Issues in aging

October 2010

FocusIssues in aging

Aging and sexuality

Volume 39, No.10, October 2010 Pages 718-721

Lesley Yee


Sexuality has become a medical issue in association with aging. This is due to a number of factors, including increasing age of survival, a positive societal construct that promotes sexuality as important for quality of life as we age, and the medicalisation of sexuality with the advent of prescription medications to treat sexual dysfunction.


This article reviews the factors surrounding aging and sexuality and also considers special situations with age, such as institutionalised care and the possibility of elder abuse.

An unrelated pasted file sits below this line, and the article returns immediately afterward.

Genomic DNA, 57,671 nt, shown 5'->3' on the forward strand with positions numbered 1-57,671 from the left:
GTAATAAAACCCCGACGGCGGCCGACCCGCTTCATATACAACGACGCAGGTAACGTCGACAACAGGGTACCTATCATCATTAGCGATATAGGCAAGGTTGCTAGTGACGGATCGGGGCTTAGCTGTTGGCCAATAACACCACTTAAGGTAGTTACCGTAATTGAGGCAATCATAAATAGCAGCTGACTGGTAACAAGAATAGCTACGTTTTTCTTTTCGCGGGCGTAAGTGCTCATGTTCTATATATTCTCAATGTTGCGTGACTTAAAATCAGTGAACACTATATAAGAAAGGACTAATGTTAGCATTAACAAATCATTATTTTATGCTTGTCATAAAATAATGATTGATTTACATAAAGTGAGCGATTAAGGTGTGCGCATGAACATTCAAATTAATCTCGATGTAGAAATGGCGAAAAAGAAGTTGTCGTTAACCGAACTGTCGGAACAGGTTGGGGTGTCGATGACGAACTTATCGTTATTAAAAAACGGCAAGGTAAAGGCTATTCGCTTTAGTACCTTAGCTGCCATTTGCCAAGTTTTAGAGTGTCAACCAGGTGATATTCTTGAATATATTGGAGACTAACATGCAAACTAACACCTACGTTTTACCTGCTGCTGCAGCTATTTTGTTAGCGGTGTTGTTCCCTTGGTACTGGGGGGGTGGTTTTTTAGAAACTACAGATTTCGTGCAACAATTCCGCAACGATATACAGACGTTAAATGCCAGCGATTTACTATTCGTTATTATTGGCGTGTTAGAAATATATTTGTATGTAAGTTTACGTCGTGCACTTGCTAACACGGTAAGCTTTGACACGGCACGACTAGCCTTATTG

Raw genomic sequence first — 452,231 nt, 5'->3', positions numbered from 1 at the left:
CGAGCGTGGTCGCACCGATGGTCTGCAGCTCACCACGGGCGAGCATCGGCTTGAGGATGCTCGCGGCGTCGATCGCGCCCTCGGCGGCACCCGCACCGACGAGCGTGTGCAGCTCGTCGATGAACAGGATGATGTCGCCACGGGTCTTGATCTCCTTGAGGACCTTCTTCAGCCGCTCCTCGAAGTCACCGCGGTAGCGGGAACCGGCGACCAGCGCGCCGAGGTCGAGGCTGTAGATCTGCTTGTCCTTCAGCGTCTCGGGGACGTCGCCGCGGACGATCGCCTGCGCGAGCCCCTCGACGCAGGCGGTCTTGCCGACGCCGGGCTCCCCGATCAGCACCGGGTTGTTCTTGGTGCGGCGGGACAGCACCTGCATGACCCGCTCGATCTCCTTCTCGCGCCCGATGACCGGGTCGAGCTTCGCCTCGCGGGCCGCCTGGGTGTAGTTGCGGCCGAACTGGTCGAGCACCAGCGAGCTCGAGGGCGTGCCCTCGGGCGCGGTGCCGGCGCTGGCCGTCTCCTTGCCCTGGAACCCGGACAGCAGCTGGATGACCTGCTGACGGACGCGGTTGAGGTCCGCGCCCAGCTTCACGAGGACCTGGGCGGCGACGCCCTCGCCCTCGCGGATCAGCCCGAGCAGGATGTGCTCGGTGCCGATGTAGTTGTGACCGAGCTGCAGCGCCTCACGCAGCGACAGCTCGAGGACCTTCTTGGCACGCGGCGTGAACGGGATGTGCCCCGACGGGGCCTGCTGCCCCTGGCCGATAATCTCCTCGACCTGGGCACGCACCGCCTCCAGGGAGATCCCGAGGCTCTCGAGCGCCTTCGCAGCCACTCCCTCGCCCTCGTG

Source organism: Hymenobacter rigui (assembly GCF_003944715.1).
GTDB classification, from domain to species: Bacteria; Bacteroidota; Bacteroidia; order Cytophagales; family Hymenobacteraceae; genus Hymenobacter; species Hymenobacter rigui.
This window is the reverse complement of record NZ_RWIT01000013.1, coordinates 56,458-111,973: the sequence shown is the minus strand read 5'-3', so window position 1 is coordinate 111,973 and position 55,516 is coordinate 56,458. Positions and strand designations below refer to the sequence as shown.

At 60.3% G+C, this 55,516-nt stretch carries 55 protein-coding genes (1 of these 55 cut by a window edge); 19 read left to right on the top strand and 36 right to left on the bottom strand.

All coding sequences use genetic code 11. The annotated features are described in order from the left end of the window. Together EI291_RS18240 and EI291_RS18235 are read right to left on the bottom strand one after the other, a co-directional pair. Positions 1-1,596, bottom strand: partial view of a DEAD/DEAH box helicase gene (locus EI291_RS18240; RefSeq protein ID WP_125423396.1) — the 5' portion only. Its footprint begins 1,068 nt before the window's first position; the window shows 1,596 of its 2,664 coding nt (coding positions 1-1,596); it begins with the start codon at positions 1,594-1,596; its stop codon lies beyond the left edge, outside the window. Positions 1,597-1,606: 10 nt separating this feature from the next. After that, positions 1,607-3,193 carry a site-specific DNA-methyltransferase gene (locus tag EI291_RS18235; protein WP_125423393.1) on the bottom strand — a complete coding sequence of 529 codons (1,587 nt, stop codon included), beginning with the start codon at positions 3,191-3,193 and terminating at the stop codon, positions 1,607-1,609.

Normal physiological changes with aging affect both genders in terms of sexual desire and performance. Other medical conditions increase with age, and these and their treatments will impact on sexuality and the way it can be expressed. Medical practitioners require an understanding of these changes in order to find ways to optimise sexual function in older patients.

In Australia, 'older people' are defined as those being over 65 years of age; and the proportion of the population in this age group is steadily increasing. In the 12 months to 30 June 2009, the number of people aged 65 years and over in Australia increased by 85 800, representing a 3.0% increase.1 This increase is due to a significant reduction in mortality. The average Australian male has a life expectancy of 78.1 years and the average Australian female has a life expectancy of 83.0 years.1

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